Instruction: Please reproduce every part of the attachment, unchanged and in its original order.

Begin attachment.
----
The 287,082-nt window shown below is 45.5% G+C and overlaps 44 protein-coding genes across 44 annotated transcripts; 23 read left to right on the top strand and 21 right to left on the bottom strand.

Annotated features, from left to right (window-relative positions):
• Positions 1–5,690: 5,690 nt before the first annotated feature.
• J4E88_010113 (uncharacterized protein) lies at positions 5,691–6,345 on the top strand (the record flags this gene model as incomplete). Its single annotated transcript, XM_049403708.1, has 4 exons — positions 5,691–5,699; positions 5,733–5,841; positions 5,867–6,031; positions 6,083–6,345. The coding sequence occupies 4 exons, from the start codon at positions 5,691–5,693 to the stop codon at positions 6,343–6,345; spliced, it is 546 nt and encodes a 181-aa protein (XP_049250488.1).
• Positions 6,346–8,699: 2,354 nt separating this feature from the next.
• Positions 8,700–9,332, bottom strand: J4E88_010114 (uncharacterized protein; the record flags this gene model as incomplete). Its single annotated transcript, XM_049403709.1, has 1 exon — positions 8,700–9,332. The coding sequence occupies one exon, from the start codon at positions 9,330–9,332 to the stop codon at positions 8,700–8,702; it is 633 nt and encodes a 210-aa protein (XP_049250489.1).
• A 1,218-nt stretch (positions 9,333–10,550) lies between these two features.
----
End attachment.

The 287,082-nt window shown below is 45.5% G+C and overlaps 44 protein-coding genes across 44 annotated transcripts; 23 read left to right on the top strand and 21 right to left on the bottom strand.

Annotated features, from left to right (window-relative positions):
• Positions 1–5,690: 5,690 nt before the first annotated feature.
• J4E88_010113 (uncharacterized protein) lies at positions 5,691–6,345 on the top strand (the record flags this gene model as incomplete). Its single annotated transcript, XM_049403708.1, has 4 exons — positions 5,691–5,699; positions 5,733–5,841; positions 5,867–6,031; positions 6,083–6,345. The coding sequence occupies 4 exons, from the start codon at positions 5,691–5,693 to the stop codon at positions 6,343–6,345; spliced, it is 546 nt and encodes a 181-aa protein (XP_049250488.1).
• Positions 6,346–8,699: 2,354 nt separating this feature from the next.
• Positions 8,700–9,332, bottom strand: J4E88_010114 (uncharacterized protein; the record flags this gene model as incomplete). Its single annotated transcript, XM_049403709.1, has 1 exon — positions 8,700–9,332. The coding sequence occupies one exon, from the start codon at positions 9,330–9,332 to the stop codon at positions 8,700–8,702; it is 633 nt and encodes a 210-aa protein (XP_049250489.1).
• A 1,218-nt stretch (positions 9,333–10,550) lies between these two features.